In a recently, (regrettably), diminished performance area at Coachwerks, are squashed the table top tech of the five acts for the night. The rest of the space is crammed full of even more chairs than there were last time I was here. Good thing there are as a constant stream of experimental music lovers file in even before doors are officially open. Seated, this created a cosy, intimate environment.
First to perform are the recently expanded Anthony Murphy Quartet. No longer a trio; in addition to Murphy’s spoken word, Adam Lygo’s noise guitar and EMB’s zither and sampler combination is laser thereminist Jet. Jet’s contribution is substantial; not only visually, (his laser theremin is about six feet tall), but in having the ability to process Murphy’s vocals through his laptop, the Quartet have really hit their stride creatively. Their music is still improvised, Murphy’s poems still rigidly formatted but with a fourth element there is more space for everyone to relax a little more than was the case with the Trio. The resulting maelstrom of guitar clanging, organ drones, digital bit-mangling, manipulated voice and poetry moved dynamically and rhythmically through a twenty minute cycle of quiet/loud with propulsion and edginess.
After a short break while Jet breaks down his laser device, we are presented with his guitar/drums duo Twofold. An expanded live loop manipulation outfit utilizing guitar, bass, drums and vocals at various points of their performance, Twofold produce at times material reminiscent, (to me, at least), of Kid A-period Radiohead, or late 90’s Tortoise’s quieter moments; all with a dubby feel provided by the looped bass parts. It seemed that most if not all played parts were captured and then processed and looped by Jet’s bespoke digital processing equipment; many things were pitch shifted or sped up or down but occasionally a sound emerged that I was at a loss to recognise as an instrument. Intriguing. The idea of bringing the concept of the recording studio into a live performance is not a new one, but Twofold seem to have achieved it in a relatively portable and trouble-free way and thus given themselves the space to play with sonic ideas in real time.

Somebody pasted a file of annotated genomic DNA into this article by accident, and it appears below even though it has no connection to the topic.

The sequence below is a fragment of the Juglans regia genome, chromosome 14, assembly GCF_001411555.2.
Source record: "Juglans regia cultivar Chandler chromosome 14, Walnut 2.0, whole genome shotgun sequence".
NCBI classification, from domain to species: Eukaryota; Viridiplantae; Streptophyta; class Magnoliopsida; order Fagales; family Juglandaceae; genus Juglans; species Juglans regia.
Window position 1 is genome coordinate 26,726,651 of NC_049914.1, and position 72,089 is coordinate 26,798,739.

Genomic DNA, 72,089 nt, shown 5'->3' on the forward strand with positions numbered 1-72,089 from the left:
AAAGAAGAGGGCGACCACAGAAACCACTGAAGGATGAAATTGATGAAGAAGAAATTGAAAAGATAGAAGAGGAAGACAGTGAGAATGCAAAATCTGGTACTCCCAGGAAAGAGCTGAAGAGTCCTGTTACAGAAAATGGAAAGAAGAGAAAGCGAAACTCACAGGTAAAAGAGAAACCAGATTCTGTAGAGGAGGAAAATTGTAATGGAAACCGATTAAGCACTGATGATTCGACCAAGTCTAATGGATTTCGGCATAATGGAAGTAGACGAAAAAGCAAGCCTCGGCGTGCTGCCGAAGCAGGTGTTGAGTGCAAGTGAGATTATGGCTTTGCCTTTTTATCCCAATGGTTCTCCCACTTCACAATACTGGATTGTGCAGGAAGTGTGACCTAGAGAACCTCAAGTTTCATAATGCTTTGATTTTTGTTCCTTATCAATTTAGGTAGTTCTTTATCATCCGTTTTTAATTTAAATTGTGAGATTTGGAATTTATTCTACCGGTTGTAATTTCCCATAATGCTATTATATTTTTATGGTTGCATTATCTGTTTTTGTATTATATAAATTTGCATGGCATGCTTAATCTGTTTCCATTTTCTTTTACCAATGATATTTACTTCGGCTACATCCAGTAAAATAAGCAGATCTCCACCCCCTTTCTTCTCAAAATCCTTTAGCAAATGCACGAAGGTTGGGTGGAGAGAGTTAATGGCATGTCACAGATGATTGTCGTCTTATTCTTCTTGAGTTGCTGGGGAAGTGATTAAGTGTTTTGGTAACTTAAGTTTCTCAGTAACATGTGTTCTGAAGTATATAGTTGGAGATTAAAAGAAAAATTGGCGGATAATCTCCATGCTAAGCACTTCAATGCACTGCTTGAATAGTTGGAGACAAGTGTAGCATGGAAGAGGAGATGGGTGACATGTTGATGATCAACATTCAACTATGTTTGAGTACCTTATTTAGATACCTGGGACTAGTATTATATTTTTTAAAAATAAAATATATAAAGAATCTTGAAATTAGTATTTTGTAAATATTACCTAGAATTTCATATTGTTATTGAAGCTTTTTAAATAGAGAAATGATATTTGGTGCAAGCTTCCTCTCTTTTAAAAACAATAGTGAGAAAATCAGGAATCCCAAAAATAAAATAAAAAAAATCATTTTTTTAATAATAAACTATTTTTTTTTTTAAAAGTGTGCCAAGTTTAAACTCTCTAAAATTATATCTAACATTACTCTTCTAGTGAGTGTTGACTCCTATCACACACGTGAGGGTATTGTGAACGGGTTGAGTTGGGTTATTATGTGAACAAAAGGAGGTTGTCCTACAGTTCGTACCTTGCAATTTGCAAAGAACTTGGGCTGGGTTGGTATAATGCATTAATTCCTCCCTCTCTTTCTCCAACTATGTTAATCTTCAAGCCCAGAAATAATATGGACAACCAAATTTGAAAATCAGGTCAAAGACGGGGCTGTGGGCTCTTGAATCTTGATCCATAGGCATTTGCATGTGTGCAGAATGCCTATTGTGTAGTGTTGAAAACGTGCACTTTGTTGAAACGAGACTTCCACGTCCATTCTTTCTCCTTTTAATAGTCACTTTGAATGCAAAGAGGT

Mass follow this with a more subdued performance than the one I witnessed late last year. Lygo again, this time paired with HRT member Russell. Both on guitar processed with various electronic devices. A more floating sound overall, more like a slightly more aggressive Invisible, (another Lygo project), performance rather than Adam Lygo’s trademark brutalist solo digital howl.
Up next is solo vocalist/visual artist Ever Orchid. Unfortunately, Ever is plagued by technical problems starting with incompatible cables for her projector, forcing her to rely on the screen of a laptop to display her exquisite visuals. Ever began with a piece composed of vocal harmony, soft wails and acoustic guitar backing; dark, brooding. Ever stood, cowled, behind her laptop in low light which overall looked great. Trouble soon raised its ugly head and after about two thirds of this first piece crackling started to become audible pre-empting a total cut-out of sound from the laptop. Ever continued to sing, ending the song and the audience seemed not to mind. The second piece passed without incident; this time a bed of multiple vocal parts allowed Ever to improvise a melody part. Mysterious surging synth noise and a clanking guitar sample were added as the piece progressed. The third piece, however, seemed to be too much for the ailing processor in the laptop. A jazzy upright bass sample and moving water sounds complemented Ever’s vocal and occasional violin for a couple of minutes before the soundfile gave up the ghost completely. Frustrating for Ever and for the audience who had been visibly enjoying the music up till this point.
Rounding off the evening was the ever-fascinating Duncan Harrison [pictured above] who conjured up a cacophony of close-mic’ed noises from a baking tray before ordering some ethereal drones from a four track tape recorder. I like his minimal use of delay as well – its easy to get carried away with certain effects, but Duncan uses all of his objects and devices in the same way a painter uses paint. Later, he uses a loop sampler to manipulate his vocal groans, huffs and tics; again in a very light and delicate way. The overall result of his actions, however, is far from delicate. A miniature dulcimer-like instrument is riffed and then processed to sound really, really dark. Other components follow: bells, gruff vocal incantation, a proggy synth/tape tone, overloaded signal, crackling, more vocal huff. And an abrupt stop all too soon. Classic Harrison. I could listen to his stuff for hours.